As the debate over the need for renewable energy heats up in meeting rooms, legislatures, and boardrooms across the globe, the ultimate renewable energy source is blowing all around us. On average, there is enough power from the wind to meet the world’s electricity needs 35 times over. Today, as the cost of a barrel of oil soars and global warming has us searching for clean, renewable sources of energy, policymakers and scientists around the world are working to make the idea of gleaning electrical power from the wind on a larger scale a new reality. The goal of drawing 20 percent of all generated electricity from the wind once seemed pie-in-the-sky, but it has been realized in Denmark and is a realistic goal in other parts of the world, such as Spain and Germany. In the United States, wind currently provides less than 2 percent of the electricity demand. But in several states, such as California, plans exist to reach the target of generating 20 percent of energy from renewable sources, including wind, by 2010 and 33 percent by 2020.
Wind Power Through the Ages
Using the wind for power is certainly nothing new. As far back as 5,000 years ago, there were wind-powered ships on the Nile River in Egypt. In ancient Persia around the year 1,000 B.C.E., some of the earliest windmills were used to grind grains. These very early windmills resembled large paddlewheels and were not terribly efficient at harnessing the wind. It wasn’t until the end of the twelfth century that windmills with horizontal axes and vertical blades were developed along the Mediterranean.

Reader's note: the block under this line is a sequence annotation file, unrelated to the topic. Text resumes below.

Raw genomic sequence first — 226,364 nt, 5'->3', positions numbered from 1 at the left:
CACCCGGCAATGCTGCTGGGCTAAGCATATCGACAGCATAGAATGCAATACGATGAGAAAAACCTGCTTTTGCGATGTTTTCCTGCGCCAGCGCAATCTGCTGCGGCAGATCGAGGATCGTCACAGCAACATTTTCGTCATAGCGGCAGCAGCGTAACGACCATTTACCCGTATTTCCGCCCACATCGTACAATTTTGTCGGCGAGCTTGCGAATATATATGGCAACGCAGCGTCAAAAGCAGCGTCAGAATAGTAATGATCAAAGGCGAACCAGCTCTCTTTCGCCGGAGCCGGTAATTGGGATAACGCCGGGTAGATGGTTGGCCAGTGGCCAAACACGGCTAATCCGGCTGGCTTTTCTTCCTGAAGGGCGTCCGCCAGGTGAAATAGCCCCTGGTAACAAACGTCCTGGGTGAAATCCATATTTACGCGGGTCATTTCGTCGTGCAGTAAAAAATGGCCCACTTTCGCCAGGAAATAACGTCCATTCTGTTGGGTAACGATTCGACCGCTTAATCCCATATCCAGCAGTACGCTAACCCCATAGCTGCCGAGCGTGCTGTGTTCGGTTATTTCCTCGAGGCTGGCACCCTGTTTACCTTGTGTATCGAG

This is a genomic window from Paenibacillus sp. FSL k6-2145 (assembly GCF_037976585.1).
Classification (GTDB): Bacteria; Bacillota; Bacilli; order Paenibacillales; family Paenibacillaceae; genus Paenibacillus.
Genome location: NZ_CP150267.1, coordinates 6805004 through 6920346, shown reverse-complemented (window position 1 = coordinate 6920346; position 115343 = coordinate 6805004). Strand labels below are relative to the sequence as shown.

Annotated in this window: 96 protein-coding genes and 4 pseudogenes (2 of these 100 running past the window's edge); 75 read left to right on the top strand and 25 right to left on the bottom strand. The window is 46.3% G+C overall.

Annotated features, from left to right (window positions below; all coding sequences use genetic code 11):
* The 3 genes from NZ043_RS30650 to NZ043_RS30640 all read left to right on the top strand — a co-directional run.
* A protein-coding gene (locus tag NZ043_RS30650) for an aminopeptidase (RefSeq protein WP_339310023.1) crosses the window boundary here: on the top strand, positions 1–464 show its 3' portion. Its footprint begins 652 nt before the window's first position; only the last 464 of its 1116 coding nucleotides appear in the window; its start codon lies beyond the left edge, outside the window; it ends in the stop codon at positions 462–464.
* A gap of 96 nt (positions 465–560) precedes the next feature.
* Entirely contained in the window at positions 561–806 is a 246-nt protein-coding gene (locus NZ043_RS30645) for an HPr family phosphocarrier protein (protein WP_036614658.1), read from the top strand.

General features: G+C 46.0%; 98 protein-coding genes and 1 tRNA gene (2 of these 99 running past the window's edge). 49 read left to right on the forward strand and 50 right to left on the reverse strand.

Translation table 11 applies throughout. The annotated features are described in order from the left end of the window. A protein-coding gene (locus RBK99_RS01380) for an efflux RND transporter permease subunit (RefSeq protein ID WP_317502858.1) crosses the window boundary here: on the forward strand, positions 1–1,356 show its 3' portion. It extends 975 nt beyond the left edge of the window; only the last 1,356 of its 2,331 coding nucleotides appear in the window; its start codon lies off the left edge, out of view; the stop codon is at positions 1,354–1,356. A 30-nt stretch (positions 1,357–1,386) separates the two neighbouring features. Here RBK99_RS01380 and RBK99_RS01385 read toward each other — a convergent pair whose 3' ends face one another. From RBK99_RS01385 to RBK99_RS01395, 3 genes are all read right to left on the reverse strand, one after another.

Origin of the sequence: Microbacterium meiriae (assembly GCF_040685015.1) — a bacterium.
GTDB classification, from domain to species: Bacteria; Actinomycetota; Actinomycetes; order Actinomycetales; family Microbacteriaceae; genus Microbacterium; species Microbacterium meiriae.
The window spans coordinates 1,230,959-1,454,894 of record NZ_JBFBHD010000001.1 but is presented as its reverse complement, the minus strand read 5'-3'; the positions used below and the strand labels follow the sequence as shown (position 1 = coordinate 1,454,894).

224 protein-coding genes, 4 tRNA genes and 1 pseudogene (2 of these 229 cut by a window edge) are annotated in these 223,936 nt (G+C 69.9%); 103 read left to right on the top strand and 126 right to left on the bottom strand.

Windmills subsequently spread rapidly north across Europe. They became a dominant power source and remained so into the nineteenth century, when there were an estimated 50,000 operational windmills across the continent for both grinding grain and pumping water. The Dutch were innovators throughout this period, developing Holland’s ubiquitous four-blade rotors and a yaw mechanism to change the pitch of the blades. At one point in the nineteenth century, some 700 windmills supplied power for factories in Amsterdam before they were replaced by steam power.